China to seek city-to-city exchanges: scholar

China, Shanghai, morning tai chi exercise on The Bund. Shanghi Bund : Early morning tai chi exercises with swords on the Bund in Shanghai China. The best taichi lessons I've had were from an old guy who practiced outside at 7am every morning. I learned 4 excellent techniques that I still use in my MMA training on a regular basis- a method of catching a kick and throwing your opponent, redirecting a straight punch and countering in the same motion, countering double underhooks with a throw, and escaping a shoulder lock while setting up your own. It's a really fascinating martial art because every one of those dance like movements represents a simple practical fighting technique or strategy, but it's hard to see how the movements translate into combat applications without a master of the art demonstrating it. But either way even without a kungfu master, the forms themselves are great low impact exercise that you can find everywhere in the city for free every morning. Most of the old folks in the parks won't mind if you tag along, just show up early and make sure to ask first if it's okay to join them. The Bund (which means the "Embankment") refers to Shanghai's famous waterfront running along the west shore of the Huangpu River, forming the eastern boundary of old downtown Shanghai. Once a muddy towpath for boats along the river, the Bund was where the foreign powers that entered Shanghai after the Opium War of 1842 erected their distinct Western-style banks and trading houses. From here, Shanghai grew into Asia's leading city in the 1920s and 1930s, a cosmopolitan and thriving commercial and financial center. Many of the awesome colonial structures you see today date from that prosperous time and have become an indelible part of Shanghai's cityscape. After 1949, the street came to symbolize Western dominance over China and was shuttered. Photo by: Sergi Reboredo/picture-alliance/dpa/AP Images

TAIPEI (CNA) — City-to-city exchanges are expected to become the Communist Party of China’s (CPC’s) key strategy toward Taiwan amid the absence of mutual trust and interrupted negotiations between Taiwan and China, Taiwanese scholar Andy Chang (張五岳) said on March 17.

Chinese President Xi Jinping (習近平) will continue to hold power for the foreseeable future and his advocacies will be China’s core strategy toward Taiwan, Chang said in a forum titled “China under Xi Jinping, Changes and Challenges,” which took place in Taipei.

Xi said at an annual legislative session in Fujian Province March 10 that China should promote “integrated development” across the Taiwan Strait and push for the so-called “Four New Links.”

Chang, a professor of China Studies at Tamkang University and a consultant for Taiwan’s Mainland Affairs Council (MAC), said the CPC will try to realize Xi’s goal of promoting integration and unification through city-to-city exchanges at a time when cross-strait negotiations are at a stalemate and there is a lack of mutual trust between the two sides.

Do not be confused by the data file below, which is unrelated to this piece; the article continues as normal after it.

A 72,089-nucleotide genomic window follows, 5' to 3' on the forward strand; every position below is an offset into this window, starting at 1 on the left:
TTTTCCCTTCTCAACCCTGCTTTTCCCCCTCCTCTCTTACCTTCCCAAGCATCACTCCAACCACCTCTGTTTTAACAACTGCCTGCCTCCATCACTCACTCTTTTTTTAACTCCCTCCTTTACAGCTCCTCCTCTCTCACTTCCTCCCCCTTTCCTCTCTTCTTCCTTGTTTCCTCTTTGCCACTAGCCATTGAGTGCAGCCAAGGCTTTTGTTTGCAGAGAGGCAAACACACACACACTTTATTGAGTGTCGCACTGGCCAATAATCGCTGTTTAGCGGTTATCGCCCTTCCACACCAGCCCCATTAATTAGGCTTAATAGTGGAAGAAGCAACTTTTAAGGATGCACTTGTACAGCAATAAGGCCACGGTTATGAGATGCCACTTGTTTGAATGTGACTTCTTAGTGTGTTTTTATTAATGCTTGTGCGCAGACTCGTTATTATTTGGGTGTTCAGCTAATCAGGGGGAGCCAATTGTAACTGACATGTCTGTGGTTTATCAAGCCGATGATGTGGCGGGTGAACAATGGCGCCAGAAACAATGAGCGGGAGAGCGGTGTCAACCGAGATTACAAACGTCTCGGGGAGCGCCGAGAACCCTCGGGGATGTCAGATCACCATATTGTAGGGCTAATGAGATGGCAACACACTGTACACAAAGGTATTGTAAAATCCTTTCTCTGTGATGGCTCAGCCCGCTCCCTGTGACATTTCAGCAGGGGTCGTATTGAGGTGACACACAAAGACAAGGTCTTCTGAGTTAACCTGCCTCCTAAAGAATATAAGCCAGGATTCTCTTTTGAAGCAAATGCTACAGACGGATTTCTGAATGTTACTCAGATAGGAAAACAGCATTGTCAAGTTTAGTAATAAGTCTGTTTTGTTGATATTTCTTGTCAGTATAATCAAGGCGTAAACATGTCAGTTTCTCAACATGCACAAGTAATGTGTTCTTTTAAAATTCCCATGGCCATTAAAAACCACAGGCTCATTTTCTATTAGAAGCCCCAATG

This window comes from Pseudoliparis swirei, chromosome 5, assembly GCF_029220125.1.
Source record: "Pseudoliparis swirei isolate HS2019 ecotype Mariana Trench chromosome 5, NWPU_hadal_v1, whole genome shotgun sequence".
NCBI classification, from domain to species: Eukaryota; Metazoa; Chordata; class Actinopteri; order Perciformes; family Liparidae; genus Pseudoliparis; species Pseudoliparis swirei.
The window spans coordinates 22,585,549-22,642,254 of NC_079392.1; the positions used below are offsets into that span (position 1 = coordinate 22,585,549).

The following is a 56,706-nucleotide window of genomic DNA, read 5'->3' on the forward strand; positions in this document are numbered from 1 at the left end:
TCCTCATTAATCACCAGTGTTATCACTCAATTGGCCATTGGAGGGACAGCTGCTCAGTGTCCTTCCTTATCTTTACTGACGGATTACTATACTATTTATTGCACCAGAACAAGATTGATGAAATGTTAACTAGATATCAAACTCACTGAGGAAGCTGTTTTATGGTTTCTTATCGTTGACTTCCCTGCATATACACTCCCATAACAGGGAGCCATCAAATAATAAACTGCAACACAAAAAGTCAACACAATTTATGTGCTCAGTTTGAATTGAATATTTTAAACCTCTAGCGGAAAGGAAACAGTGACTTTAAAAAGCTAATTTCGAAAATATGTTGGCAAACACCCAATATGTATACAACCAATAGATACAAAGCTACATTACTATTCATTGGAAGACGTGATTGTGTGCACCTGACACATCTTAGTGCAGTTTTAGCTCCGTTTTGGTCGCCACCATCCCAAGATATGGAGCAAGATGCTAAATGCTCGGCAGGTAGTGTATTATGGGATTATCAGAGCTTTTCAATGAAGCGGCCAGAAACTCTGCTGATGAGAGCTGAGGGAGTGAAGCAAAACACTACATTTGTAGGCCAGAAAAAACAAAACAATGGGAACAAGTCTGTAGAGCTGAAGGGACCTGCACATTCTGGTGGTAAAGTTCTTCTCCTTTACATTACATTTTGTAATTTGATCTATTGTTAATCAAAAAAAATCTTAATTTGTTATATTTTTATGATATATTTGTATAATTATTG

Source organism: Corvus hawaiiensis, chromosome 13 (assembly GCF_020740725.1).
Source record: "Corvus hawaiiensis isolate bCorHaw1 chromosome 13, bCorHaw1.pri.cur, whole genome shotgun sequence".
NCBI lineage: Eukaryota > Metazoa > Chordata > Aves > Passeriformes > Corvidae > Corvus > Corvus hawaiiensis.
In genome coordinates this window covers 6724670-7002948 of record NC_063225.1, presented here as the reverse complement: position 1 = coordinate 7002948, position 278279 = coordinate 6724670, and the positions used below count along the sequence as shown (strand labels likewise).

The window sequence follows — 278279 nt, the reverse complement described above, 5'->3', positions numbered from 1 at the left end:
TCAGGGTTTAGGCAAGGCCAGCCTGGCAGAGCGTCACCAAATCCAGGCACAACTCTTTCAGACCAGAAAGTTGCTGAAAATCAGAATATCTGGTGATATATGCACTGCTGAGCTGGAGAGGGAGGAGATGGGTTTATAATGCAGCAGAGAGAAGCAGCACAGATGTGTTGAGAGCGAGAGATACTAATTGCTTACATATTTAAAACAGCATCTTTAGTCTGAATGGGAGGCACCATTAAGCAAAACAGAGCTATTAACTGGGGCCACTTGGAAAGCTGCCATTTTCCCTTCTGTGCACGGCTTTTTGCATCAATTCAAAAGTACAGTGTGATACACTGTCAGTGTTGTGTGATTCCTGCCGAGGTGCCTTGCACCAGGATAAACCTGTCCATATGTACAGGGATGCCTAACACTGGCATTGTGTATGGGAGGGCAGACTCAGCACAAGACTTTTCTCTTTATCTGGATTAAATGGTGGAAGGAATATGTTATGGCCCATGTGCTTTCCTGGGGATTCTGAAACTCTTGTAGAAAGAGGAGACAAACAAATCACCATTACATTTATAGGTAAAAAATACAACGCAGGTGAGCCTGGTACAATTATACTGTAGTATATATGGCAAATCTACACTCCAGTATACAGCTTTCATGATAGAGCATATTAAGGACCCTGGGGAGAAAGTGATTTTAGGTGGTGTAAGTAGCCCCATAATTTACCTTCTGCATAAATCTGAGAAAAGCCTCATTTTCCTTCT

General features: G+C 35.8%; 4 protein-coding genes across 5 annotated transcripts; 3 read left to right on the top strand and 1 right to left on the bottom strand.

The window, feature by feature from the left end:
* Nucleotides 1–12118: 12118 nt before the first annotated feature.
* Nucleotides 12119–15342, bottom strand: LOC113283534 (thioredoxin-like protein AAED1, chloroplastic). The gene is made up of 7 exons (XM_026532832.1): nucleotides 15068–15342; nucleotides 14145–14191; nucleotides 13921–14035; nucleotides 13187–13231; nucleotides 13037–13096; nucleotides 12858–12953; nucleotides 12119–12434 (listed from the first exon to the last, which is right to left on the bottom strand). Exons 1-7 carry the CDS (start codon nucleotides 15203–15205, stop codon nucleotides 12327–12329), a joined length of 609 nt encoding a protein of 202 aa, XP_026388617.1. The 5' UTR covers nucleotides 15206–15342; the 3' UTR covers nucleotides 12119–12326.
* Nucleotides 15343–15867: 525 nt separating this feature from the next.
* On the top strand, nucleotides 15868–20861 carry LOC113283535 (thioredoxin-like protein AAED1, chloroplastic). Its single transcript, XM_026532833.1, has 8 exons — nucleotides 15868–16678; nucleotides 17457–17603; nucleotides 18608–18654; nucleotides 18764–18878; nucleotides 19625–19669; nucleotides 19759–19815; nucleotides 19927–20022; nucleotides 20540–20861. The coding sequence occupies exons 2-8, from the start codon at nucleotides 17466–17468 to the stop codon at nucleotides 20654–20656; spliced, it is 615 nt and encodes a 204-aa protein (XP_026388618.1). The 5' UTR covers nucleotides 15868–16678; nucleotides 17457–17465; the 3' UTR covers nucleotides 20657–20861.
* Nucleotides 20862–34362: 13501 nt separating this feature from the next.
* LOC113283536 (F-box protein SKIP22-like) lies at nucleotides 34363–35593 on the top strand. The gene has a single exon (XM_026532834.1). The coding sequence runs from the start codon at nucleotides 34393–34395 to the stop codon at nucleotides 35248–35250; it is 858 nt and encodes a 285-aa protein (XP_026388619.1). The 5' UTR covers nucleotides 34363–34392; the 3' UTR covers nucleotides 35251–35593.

Currently, city-to-city exchanges are focused on trade in agriculture and fishery products from Taiwan to China, tourism promotion and attracting investment, Chang said.

However, he added that China cannot bypass Taiwan’s central government when trying to push these exchanges.

He cited examples such as that investment from China must go through Taiwan’s Overseas Chinese and Foreign Investment Commission, while visits by local government chiefs to China must be approved by a joint examination committee.

Because of this, exchanges between cities must rely on coordination between the two sides, with politics kept at a low key.

It should be a window to showcase peace and stability rather than a sacrificial lamb of the sour relations between the two sides of the strait, Chang suggested.

Other issues raised during the forum were China’s envelopment strategy against Taiwan, Taiwan’s 2018 local elections and the shifts of public opinion in Taiwan regarding independence vs. unification.

Kuo Jui-hua (郭瑞華), a research fellow at Prospect and Exploration magazine, said China’s carrot-and-stick strategy against Taiwan may raise hostile feelings among Taiwan’s people, China’s preferential treatment to some Taiwan cities may also give rise to dissension from cities which feel they are overlooked.

Liu Wen-pin (劉文斌), another research fellow from the same magazine, said the results of the 2018 local elections demonstrated that voters now give more importance to the economy than ideology, thus economic issues might be the focus for rebuilding cross-strait relations.

As to the issue of independence vs. unification, Chen Lu-hui (陳陸輝), a research fellow of the Election Study Center of National Chengchi University, said that although pro-unification voices were at a peak since 2000, those who support unification are mostly middle-aged, while the younger generation is pro-independence.

The political landscape for the unification vs. independence issue could change with the shifting generations, Chen said.

By Miao Zhong-han and Emerson Lim